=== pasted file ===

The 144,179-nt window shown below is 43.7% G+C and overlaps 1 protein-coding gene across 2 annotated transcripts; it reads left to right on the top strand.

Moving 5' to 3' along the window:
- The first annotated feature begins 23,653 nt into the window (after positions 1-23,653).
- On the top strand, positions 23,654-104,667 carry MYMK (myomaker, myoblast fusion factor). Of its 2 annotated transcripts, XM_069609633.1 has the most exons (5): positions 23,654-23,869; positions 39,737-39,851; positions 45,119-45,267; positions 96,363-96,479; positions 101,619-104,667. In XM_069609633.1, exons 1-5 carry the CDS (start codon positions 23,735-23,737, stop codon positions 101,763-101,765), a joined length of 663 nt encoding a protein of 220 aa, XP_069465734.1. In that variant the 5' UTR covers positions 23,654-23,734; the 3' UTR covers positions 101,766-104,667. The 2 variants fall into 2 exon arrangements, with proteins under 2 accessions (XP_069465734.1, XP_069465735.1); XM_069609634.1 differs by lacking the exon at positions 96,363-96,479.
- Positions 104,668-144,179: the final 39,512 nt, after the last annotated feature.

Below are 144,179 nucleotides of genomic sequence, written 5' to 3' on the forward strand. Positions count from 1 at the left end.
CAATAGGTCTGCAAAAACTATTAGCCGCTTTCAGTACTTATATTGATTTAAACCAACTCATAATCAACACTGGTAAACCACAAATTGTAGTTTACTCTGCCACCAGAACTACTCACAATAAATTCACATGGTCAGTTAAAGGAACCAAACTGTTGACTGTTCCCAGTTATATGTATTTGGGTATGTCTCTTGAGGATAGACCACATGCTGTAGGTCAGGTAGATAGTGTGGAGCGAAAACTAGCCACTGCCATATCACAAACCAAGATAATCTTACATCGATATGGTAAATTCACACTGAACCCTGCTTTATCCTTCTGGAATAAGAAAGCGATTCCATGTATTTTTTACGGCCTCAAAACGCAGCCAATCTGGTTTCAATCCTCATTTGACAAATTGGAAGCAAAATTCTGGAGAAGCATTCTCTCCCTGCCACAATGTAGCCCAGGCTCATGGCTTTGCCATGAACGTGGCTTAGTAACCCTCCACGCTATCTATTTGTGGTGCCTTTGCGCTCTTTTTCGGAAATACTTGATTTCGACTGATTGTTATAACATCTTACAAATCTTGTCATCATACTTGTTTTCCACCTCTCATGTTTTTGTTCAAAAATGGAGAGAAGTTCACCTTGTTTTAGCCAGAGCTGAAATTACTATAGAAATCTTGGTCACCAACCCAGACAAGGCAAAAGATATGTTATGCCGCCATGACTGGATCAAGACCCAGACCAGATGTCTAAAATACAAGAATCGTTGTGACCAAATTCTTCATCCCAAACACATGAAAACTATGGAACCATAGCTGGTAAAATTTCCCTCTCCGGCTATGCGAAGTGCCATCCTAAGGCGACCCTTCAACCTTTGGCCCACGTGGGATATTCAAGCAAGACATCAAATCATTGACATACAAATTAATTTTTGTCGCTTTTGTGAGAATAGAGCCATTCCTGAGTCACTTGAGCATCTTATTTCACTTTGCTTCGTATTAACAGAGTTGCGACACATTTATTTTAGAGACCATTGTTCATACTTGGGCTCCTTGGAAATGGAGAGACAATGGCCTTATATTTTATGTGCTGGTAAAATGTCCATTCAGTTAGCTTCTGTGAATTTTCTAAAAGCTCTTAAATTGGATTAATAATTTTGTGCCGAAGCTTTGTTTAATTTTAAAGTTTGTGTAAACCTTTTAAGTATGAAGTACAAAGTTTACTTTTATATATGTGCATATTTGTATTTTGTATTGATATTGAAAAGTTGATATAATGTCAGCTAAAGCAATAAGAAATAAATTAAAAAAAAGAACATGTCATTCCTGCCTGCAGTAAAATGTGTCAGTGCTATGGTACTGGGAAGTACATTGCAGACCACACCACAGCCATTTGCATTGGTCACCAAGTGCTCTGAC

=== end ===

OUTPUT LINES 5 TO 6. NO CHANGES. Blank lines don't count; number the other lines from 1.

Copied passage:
- Positions 104,668-144,179: the final 39,512 nt, after the last annotated feature.

Below are 144,179 nucleotides of genomic sequence, written 5' to 3' on the forward strand. Positions count from 1 at the left end.